- Collection ID:
Lippold, Richard, 1915-2002
- Physical Description:
The papers of sculptor and educator Richard Lippold measure 1.3 linear feet and date from 1940s to 1977. The collection provides documentation on Lippold's career through correspondence, writing files, project files, printed materials, and several motion picture films.
Scope and Contents
Scope and Contents
The papers of sculptor and educator Richard Lippold measure 1.3 linear feet and date from 1940s to 1977. The collection documents Lippold's career through correspondence, writing files, project files, printed materials, and several motion picture films.
Correspondence includes letters to and from museums and galleries, architects, clients, friends, teaching colleagues, and other artists discussing various professional and non-professional topics. Writing files include drafts and transcripts of speeches on art, society, and sculpture given by Lippold; personal writings and notes; statements on his own art and the art of other artists; and teaching materials such as drafts of syllabi, course schedules, and lectures. Project files mostly relate to public commissions and contain correspondence, status reports, work schedules, financial information, sketches and preliminary drawings, agreements, as well as some writings. Printed materials include newspaper clippings; seven issues of the publication, "Dance Observer," for which Lippold served among its editors and contributors; and some exhibition material. Film footage includes the dedication of Lippold's "Orpheus and Apollo" at the Lincoln Center in 1962; a documentary made about Lippold's sculpture, "The Sun," at the Metropolitan Museum of Art; and scenes of Lippold's "World Tree" at Harvard University.
This collection is arranged as five series.
- Series 1: Correspondence, 1945-1977 (Box 1; .5 linear feet)
- Series 2: Writing Files, 1940s-1970s (Box 1; 10 folders)
- Series 3: Project Files, 1950-1972 (Box 1-2; .5 linear feet)
- Series 4: Printed Material, 1943-1973 (Box 1; 6 folders)
- Series 5: Motion Picture Film, circa 1960s (FC 2-4; .3 linear feet)
Biographical / Historical
Biographical / Historical
Richard Lippold (1915-2002) was a sculptor and educator in New York, NY. Born in Milwaukee, Wisconsin, he studied at the University of Chicago and received training in industrial design at the Art Institute of Chicago. He also studied dance and piano. After graduating, Lippold started his own industrial design studio, but soon ended this endeavor to teach design and engineer drawing and mechanics at the University of Michigan in 1941. After moving to New York in 1944, Lippold began his career as a professional artist, exhibiting his work and creating public art installations. His art was known for metal, gold, and silver wire, rods, and bars used to create geometric sculptures that often incorporated a component of suspension. His installations can be found in museums, building lobbies, and universities across America including Flight found in the Pan Am (now the Met Life) Building, The Sun in the Museum of Modern Art, Baldacchino in St. Mary's Cathedral, California, and Ad Astra in front of the Smithsonian's National Air and Space Museum. Notable group exhibitions featuring Lippold's work include Abstract Painting and Sculpture in America (1951) and Fifteen Americans(1952) both at the Museum of Modern Art, Venice Biennale (1988), and Sculpture: American Directions, 1945-75 (1975) at the Whitney Museum of American Art. Marquette University's Haggerty Museum of Art held a retrospective exhibition for Lippold in 1990. His work is found in collections at the Museum of Modern Art, Whitney Museum of American Art, the Metropolitan Museum of Art, and more. In addition to the University of Michigan, Lippold also taught at Goddard College in Plainfield, Vermont, Trenton Junior College in New Jersey, and Hunter College in New York where he taught for over a decade.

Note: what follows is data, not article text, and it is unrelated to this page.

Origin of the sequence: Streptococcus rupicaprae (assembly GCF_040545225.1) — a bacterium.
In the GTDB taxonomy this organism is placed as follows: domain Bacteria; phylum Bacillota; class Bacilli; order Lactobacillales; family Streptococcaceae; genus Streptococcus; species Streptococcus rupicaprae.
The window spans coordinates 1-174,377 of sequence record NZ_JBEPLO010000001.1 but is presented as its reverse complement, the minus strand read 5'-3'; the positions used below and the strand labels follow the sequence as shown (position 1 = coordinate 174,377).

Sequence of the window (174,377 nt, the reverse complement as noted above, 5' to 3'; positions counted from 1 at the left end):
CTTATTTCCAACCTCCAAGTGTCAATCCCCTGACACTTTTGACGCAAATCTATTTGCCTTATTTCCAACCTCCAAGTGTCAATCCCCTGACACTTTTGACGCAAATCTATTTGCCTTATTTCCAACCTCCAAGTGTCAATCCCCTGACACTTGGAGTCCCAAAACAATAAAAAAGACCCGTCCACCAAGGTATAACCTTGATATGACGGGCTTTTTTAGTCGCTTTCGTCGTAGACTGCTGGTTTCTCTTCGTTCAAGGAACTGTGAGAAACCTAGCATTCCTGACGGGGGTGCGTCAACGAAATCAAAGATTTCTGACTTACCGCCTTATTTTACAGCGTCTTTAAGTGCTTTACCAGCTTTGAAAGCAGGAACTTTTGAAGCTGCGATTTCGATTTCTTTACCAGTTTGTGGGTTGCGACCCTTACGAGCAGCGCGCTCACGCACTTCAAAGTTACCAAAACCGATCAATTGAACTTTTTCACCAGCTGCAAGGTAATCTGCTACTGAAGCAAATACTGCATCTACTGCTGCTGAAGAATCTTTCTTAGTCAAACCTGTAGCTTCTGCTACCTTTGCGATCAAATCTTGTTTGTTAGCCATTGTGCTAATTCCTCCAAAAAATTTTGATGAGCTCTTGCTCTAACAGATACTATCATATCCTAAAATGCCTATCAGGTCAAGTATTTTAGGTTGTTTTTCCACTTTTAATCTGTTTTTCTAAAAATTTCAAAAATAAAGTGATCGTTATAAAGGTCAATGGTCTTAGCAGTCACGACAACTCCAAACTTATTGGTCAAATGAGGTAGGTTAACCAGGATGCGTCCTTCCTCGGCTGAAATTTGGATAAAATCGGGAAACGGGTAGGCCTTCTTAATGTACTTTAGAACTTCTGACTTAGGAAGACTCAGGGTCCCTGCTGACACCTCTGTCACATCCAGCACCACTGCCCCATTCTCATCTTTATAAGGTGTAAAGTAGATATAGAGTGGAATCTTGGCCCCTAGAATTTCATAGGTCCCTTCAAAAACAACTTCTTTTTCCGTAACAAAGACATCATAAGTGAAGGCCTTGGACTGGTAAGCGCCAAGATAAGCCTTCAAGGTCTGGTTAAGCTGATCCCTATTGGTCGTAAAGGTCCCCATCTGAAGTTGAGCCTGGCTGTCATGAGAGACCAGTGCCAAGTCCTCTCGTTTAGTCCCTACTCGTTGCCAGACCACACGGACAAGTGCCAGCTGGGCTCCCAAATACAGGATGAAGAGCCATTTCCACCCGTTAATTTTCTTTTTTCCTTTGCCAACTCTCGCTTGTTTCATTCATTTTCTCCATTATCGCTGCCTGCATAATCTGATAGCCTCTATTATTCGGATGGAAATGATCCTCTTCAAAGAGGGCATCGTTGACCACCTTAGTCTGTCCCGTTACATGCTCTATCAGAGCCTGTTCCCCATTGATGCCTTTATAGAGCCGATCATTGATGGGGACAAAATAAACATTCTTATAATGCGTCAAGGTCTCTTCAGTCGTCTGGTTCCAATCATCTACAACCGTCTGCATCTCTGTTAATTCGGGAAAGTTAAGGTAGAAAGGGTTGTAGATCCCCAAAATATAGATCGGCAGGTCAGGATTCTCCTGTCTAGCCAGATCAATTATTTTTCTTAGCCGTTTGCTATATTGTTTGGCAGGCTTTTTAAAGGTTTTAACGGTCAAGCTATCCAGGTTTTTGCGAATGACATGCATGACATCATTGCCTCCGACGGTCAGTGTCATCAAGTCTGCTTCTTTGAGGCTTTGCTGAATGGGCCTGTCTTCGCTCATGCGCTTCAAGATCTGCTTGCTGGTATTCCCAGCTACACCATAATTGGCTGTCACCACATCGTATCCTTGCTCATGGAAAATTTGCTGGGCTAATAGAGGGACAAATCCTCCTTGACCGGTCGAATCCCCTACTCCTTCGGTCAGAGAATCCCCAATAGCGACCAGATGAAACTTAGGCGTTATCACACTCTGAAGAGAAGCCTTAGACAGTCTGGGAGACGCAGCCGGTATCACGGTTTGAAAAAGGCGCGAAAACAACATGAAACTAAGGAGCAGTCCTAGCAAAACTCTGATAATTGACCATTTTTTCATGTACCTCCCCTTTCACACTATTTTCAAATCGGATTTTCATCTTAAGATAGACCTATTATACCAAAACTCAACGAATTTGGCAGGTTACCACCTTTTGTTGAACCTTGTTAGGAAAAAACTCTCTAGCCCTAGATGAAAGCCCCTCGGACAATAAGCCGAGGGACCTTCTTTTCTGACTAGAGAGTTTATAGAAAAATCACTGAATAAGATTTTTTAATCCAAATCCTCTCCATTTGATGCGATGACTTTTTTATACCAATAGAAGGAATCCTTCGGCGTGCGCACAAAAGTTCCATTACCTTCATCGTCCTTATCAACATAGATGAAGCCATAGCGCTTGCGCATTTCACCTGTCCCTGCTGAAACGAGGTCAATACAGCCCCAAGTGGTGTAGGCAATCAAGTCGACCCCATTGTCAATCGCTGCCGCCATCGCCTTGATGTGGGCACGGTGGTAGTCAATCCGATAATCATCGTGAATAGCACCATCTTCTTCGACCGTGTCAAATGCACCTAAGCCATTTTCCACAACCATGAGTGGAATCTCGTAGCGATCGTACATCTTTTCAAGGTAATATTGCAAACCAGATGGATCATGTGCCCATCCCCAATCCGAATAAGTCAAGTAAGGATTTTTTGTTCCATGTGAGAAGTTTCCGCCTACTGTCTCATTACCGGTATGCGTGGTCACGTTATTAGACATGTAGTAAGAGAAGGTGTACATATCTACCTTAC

The processing of this collection received Federal support from the Smithsonian Collections Care and Preservation Fund, administered by the National Collections Program and the Smithsonian Collections Advisory Committee.
Immediate Source of Acquisition
The collection was donated in several installments by Richard Lippold between 1968-1977. Materials found on reel N69-24 were lent for microfilming 1968-1969.
Existence and Location of Copies
Portions of the collection and material lent for microfilming are available on 35mm microfilm reel D342 and N69-24 at the Archives of American Art offices and through interlibrary loan. Researchers should note that the arrangement of material described in the container inventory does not reflect the arrangement of the collection on microfilm.
The collection was processed and a finding aid prepared by Christopher DeMairo in 2021.
The Archives of American Art also holds microfilm (reel N69-24) of material loaned for microfilming including correspondence; catalogs; clippings; writings; and papers relating to the Conference on Government Participation in the Arts and Humanities. Loaned materials were returned to the donor after microfilming and are not described in the collection container inventory.
Using the Collection
Conditions Governing Use
for additional information.
Conditions Governing Access
This collection is open for research. Access to original papers requires an appointment and is limited to the Archives' Washington, D.C. Research Center.
Richard Lippold papers, 1940s-1977. Archives of American Art, Smithsonian Institution.
Archives of American Art
750 9th Street, NW
Victor Building, Suite 2200
Washington, D.C. 20001